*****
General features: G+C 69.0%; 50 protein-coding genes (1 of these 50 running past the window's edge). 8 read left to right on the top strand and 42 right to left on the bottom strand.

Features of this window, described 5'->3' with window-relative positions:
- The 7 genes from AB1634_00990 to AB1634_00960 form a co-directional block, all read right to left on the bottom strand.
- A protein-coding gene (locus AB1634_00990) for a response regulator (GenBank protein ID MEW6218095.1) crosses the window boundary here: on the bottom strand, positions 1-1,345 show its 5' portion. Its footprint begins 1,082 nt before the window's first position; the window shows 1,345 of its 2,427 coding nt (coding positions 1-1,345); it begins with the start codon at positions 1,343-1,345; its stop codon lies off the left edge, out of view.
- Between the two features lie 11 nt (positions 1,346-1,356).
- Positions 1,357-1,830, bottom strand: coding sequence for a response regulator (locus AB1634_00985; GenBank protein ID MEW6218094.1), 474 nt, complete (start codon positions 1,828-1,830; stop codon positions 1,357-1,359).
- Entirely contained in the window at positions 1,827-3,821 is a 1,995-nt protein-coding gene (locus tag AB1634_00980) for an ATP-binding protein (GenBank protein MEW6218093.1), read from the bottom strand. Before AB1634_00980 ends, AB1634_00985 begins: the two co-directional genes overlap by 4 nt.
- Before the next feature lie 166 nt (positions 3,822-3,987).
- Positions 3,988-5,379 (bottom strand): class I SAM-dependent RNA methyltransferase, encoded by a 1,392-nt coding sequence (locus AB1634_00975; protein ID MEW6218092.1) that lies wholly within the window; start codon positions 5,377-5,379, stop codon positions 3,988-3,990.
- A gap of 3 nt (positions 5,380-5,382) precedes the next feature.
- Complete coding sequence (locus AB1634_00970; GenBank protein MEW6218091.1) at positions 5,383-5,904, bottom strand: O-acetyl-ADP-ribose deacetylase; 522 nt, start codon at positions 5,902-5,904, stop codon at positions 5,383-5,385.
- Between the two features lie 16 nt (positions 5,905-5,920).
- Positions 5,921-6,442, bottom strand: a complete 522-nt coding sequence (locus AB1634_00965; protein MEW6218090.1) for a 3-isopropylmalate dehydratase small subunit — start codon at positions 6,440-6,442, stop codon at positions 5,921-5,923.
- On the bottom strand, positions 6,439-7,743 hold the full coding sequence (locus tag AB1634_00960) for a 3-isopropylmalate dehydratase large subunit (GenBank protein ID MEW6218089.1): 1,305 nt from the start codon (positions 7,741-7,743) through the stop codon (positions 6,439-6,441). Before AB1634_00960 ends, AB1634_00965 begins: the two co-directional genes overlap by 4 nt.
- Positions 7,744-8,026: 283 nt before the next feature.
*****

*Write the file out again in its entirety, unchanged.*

General features: G+C 69.0%; 50 protein-coding genes (1 of these 50 running past the window's edge). 8 read left to right on the top strand and 42 right to left on the bottom strand.

Features of this window, described 5'->3' with window-relative positions:
- The 7 genes from AB1634_00990 to AB1634_00960 form a co-directional block, all read right to left on the bottom strand.
- A protein-coding gene (locus AB1634_00990) for a response regulator (GenBank protein ID MEW6218095.1) crosses the window boundary here: on the bottom strand, positions 1-1,345 show its 5' portion. Its footprint begins 1,082 nt before the window's first position; the window shows 1,345 of its 2,427 coding nt (coding positions 1-1,345); it begins with the start codon at positions 1,343-1,345; its stop codon lies off the left edge, out of view.
- Between the two features lie 11 nt (positions 1,346-1,356).
- Positions 1,357-1,830, bottom strand: coding sequence for a response regulator (locus AB1634_00985; GenBank protein ID MEW6218094.1), 474 nt, complete (start codon positions 1,828-1,830; stop codon positions 1,357-1,359).
- Entirely contained in the window at positions 1,827-3,821 is a 1,995-nt protein-coding gene (locus tag AB1634_00980) for an ATP-binding protein (GenBank protein MEW6218093.1), read from the bottom strand. Before AB1634_00980 ends, AB1634_00985 begins: the two co-directional genes overlap by 4 nt.
- Before the next feature lie 166 nt (positions 3,822-3,987).
- Positions 3,988-5,379 (bottom strand): class I SAM-dependent RNA methyltransferase, encoded by a 1,392-nt coding sequence (locus AB1634_00975; protein ID MEW6218092.1) that lies wholly within the window; start codon positions 5,377-5,379, stop codon positions 3,988-3,990.
- A gap of 3 nt (positions 5,380-5,382) precedes the next feature.
- Complete coding sequence (locus AB1634_00970; GenBank protein MEW6218091.1) at positions 5,383-5,904, bottom strand: O-acetyl-ADP-ribose deacetylase; 522 nt, start codon at positions 5,902-5,904, stop codon at positions 5,383-5,385.
- Between the two features lie 16 nt (positions 5,905-5,920).
- Positions 5,921-6,442, bottom strand: a complete 522-nt coding sequence (locus AB1634_00965; protein MEW6218090.1) for a 3-isopropylmalate dehydratase small subunit — start codon at positions 6,440-6,442, stop codon at positions 5,921-5,923.
- On the bottom strand, positions 6,439-7,743 hold the full coding sequence (locus tag AB1634_00960) for a 3-isopropylmalate dehydratase large subunit (GenBank protein ID MEW6218089.1): 1,305 nt from the start codon (positions 7,741-7,743) through the stop codon (positions 6,439-6,441). Before AB1634_00960 ends, AB1634_00965 begins: the two co-directional genes overlap by 4 nt.
- Positions 7,744-8,026: 283 nt before the next feature.